Why are films like “Dam 999” always easy targets, asks film-maker K. Hariharan highlighting the fundamentalism about cinema as the bane of the nation.

A few weeks ago I was happily informed that the best result that emerged out of the “Aarakshanfiasco that threatened the film's release was a government ruling which assured that the Central Board of Film Certification's decision would be final and to be respected “in toto” by all governmental agencies. And last week, the Tamil Nadu government officially banned the screening of a genuinely certified film called “DAM 999” in all theatres.

We have all heard of Indian popular cinema becoming soft targets for politicians and vandals alike in order to seek publicity “freely” through the press and TV media. But the promulgation of a ban on screening “DAM 999” by the Tamil Nadu Theatres association and the State government reflects the lowest point that such “soft” targeting can ever reach.

This low budget English film which would have hardly touched 20 screens in the State suddenly becomes a target and the director is pushed into the league of people like Aruna Roy and Medha Patkar for making a “serious” environmental statement! We have heard of vandals targeting biggies like “Jodha Akbar” in the north or a Khushboo in the south to make their presence felt and ideology heard. With this incident we realise that they are so desperate to be heard that they will stoop to lash even non-entities now!

Surely this is symptomatic of a larger malaise and demands that we try to diagnose the core of this disease. These “political” vandals want attention but whom are they trying to reach out to? Have they not succeeded by hitting the headlines of the prominent dailies for a few days in succession? If they have succeeded then the problems starts with the fact that the intelligentsia in India still believes that cinema is a very “influential” medium and therefore give such acts “publicity” and a certain kind of advocacy. Should we not even enquire as to why we are even reporting this incident when we could give that valuable space for dozens of other vital issues that plague this nation?


Like any “committed” media-person, Sohan Roy, the director of “DAM 999” had made a 22-minute documentary two years ago highlighting the condition of the Mullaperiyar dam with quotes from environmentalists. And this documentary has done its rounds at various forums without any interference, quite in the same way that hundreds of articles on the Mullaperiyar dam issue have also found their way to arouse awareness. So why were the media agents in the press and TV not attacked and why is this film attempt being targeted?

What makes anyone believe that, in the plethora of media avenues available to the populace today, this film is going to make the definitive impact which will tilt the balance of a 70-year-old controversial issue in one way or the other?

The “corporatised” print and TV media supposedly constitutes of “intellectuals” and members of a high class who are fair and objective and therefore not prone to provoke the common masses. Unfortunately, both, the intellectuals and vandals continue to believe that cinema can corrupt the “innocent” minds of a nation despite knowing that these very “innocent” minds reject 85 per cent of the films released. Strangely, the news media also reported all of Sohan Roy's opinions, rather convincingly, about the precarious condition of the Mullaperiyar and many other dams in India and also downplayed the opinions of the vandals and the Tamil political parties behind the disruption. And there was no vandalism against such print or TV media.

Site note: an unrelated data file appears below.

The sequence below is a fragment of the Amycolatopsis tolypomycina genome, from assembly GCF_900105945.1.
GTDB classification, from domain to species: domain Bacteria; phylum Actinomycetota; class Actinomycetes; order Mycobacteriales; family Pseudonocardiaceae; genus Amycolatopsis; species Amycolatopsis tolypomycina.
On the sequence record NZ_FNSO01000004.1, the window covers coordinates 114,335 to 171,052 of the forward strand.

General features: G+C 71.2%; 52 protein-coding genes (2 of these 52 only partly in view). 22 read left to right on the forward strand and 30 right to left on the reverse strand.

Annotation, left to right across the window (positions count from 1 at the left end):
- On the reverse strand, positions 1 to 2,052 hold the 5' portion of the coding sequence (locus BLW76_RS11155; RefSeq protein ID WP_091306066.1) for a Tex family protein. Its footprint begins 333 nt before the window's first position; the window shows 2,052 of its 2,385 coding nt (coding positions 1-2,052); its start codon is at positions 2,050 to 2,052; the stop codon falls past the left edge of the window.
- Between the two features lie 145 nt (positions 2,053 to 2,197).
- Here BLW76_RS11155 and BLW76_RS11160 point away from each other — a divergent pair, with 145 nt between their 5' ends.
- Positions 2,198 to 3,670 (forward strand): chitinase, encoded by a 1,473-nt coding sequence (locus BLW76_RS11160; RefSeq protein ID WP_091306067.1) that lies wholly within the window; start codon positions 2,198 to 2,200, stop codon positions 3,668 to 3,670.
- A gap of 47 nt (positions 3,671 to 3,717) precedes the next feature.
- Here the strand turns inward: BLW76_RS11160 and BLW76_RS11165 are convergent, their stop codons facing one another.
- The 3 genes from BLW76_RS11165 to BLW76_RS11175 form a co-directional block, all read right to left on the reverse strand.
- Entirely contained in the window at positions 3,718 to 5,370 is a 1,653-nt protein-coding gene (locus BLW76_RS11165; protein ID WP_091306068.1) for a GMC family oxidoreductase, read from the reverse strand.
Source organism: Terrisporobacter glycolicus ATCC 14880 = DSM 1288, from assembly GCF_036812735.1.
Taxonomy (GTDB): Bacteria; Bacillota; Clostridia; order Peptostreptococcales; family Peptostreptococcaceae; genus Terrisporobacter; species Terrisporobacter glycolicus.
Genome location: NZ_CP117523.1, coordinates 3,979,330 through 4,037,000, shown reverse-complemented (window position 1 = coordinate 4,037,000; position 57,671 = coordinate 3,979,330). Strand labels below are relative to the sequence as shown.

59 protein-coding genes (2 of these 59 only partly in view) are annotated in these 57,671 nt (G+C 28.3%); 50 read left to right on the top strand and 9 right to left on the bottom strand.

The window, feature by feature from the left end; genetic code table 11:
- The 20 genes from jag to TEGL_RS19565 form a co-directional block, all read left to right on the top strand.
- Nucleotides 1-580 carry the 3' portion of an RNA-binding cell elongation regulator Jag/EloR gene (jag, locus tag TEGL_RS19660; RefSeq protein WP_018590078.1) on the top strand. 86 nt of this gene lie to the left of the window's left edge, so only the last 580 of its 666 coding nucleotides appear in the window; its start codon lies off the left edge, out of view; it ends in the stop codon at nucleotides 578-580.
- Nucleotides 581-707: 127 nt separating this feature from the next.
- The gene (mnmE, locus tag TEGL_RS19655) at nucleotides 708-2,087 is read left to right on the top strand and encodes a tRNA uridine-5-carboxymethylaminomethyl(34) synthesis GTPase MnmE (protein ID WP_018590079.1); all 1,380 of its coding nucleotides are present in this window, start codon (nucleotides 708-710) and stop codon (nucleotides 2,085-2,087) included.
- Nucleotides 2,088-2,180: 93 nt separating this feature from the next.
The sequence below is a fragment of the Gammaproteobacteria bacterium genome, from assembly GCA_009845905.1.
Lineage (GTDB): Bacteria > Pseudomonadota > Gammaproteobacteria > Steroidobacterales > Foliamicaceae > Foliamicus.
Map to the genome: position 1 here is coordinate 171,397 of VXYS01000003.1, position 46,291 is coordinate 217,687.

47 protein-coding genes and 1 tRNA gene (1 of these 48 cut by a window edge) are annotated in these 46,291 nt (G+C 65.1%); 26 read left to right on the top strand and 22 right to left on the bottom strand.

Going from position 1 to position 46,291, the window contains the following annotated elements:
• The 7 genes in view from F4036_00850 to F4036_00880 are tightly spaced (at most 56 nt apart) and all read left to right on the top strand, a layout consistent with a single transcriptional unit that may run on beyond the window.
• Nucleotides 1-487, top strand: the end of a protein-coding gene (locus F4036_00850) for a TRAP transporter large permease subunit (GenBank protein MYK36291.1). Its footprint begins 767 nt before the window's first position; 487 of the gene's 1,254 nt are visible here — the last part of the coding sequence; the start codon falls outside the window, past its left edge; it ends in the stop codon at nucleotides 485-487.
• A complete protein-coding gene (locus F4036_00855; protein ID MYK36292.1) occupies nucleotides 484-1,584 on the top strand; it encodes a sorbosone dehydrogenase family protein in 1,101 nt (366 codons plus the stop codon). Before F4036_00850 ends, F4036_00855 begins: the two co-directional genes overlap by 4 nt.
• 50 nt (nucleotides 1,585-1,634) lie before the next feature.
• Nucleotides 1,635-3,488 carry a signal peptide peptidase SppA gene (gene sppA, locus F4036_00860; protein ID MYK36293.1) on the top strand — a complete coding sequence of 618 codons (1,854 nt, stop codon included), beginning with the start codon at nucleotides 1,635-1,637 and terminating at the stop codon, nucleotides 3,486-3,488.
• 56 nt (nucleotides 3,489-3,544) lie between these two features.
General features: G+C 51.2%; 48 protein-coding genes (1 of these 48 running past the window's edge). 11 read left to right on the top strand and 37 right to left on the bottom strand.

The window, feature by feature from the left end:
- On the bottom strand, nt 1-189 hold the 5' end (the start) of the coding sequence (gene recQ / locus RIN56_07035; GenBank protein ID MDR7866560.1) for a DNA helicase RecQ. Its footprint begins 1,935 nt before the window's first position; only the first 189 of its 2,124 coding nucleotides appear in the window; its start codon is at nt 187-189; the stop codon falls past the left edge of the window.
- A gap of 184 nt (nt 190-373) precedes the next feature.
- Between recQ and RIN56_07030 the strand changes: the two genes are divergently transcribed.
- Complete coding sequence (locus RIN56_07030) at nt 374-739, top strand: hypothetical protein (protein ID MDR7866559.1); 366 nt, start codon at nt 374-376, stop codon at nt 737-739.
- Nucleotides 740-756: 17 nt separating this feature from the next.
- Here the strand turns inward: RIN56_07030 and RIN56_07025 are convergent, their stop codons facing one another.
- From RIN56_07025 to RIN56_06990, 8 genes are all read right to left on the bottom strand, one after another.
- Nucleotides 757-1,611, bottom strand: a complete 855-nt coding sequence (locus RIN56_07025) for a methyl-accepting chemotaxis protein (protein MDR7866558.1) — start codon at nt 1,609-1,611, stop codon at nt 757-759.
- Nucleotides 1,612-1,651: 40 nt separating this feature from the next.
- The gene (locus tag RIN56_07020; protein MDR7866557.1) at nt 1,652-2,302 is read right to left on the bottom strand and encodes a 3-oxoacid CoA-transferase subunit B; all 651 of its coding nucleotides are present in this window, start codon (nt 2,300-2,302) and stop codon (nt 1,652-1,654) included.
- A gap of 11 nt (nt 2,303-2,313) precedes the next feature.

This means that the myth of cinema's “seditious” influence continues to sway the minds of the learned and the illiterate alike. And this happens due to a combination of two reasons.

First, we as a nation seem to have lost all faith in the availability of a commonly acceptable scientific temperament. For example, even after printing an extremely scientific analysis on the Kudankulam Nuclear Project by our foremost “scientific” thinker, Abdul Kalam, the protests continue and I have even met some well meaning people expressing their apprehensions of Kalam's capability of actually making a proper scientific evaluation. Have we become a nation of intellectuals turned cynics?

Choosing to differ

Secondly we view cinema as some kind of fundamental position, a sort of religious location where fanatics choose to celebrate icons and desecrate those which challenge their comfort zones of prejudices and bigotry. So while some bigots do not want their opinions about the Mullaperiyar dam to be disturbed by filmmakers, some others do not want cinema to disturb their opinions about sexuality, gender, caste or nationalism. Sadly this fundamentalism about cinema has been a bane of our country ever since independence clearly reflecting our sick state-of-mind.

The solution has to come from the so-called “objective” media. The day the press and TV media choose to ignore these incidents, these vandals will start doing a serious re-think on their strategies. Editors and reporters have to learn to differentiate between vandals who indulge in violence only to get some free publicity and the genuine voices expressing the anguish of the deprived and exploited. Is this difficult to ask for?

The writer is director, LV Prasad Film and TV Academy, Chennai.


Sunday MagazineJune 28, 2012